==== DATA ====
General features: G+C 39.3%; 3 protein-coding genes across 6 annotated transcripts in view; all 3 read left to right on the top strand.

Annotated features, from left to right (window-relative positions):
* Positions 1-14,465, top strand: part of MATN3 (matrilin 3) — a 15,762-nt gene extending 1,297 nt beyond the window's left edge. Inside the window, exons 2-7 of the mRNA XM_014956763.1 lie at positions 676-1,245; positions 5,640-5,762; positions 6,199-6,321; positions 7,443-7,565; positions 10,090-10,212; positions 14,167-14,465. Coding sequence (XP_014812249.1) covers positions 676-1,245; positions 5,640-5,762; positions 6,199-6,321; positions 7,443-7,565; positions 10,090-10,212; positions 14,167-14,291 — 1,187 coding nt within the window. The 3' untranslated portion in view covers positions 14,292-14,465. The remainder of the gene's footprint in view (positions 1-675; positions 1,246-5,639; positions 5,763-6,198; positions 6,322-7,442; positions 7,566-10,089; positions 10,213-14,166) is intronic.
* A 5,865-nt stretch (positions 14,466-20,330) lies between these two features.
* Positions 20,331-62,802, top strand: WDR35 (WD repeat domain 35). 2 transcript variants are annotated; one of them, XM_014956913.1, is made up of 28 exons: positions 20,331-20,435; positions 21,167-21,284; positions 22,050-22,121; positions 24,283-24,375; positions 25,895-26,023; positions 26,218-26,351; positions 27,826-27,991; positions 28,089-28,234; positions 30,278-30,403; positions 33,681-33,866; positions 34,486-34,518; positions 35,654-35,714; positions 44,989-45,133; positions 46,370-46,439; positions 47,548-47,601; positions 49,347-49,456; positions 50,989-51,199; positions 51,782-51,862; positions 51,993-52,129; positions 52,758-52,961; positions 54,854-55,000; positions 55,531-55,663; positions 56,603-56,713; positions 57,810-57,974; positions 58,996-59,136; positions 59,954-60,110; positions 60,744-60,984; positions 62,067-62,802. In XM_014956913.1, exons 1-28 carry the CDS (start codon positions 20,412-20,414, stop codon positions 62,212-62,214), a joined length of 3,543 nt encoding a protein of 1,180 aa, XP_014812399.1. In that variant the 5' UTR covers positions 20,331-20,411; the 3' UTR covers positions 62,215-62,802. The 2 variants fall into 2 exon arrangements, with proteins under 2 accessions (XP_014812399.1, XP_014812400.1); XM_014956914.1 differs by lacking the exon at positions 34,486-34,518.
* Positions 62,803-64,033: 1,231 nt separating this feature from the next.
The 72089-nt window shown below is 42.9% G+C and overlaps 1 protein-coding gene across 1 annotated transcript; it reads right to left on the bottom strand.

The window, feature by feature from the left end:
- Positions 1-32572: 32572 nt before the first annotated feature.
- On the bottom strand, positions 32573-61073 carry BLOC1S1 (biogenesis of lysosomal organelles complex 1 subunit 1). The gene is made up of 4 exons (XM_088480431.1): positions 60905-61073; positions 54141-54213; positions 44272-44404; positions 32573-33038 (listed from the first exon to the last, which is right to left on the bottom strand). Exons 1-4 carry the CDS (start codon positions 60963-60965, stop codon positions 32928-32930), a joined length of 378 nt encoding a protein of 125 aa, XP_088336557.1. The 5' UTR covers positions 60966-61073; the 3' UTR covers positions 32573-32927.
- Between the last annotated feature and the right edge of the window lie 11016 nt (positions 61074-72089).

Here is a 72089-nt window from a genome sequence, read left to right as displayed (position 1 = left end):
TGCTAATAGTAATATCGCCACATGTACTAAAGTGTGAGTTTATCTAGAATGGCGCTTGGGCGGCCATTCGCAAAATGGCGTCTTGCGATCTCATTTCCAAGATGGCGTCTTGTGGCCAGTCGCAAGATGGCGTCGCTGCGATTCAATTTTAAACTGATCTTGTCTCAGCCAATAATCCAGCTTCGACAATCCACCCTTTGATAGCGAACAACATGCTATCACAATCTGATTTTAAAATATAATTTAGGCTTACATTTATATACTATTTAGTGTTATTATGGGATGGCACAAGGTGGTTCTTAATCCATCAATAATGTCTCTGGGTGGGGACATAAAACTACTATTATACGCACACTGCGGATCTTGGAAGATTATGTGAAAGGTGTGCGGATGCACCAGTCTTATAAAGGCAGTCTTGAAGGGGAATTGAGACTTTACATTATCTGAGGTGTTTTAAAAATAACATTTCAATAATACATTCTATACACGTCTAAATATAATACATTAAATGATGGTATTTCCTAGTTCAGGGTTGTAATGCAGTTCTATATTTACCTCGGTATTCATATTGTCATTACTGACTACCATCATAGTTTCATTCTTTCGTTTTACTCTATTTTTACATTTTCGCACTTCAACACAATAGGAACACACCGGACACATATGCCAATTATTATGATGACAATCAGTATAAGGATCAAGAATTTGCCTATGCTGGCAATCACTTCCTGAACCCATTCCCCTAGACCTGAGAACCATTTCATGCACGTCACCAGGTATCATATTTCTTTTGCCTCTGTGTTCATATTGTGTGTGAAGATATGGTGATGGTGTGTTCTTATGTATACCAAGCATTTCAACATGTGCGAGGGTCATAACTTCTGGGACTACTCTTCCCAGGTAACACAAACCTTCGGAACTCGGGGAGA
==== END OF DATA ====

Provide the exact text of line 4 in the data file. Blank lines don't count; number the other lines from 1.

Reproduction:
* A 5,865-nt stretch (positions 14,466-20,330) lies between these two features.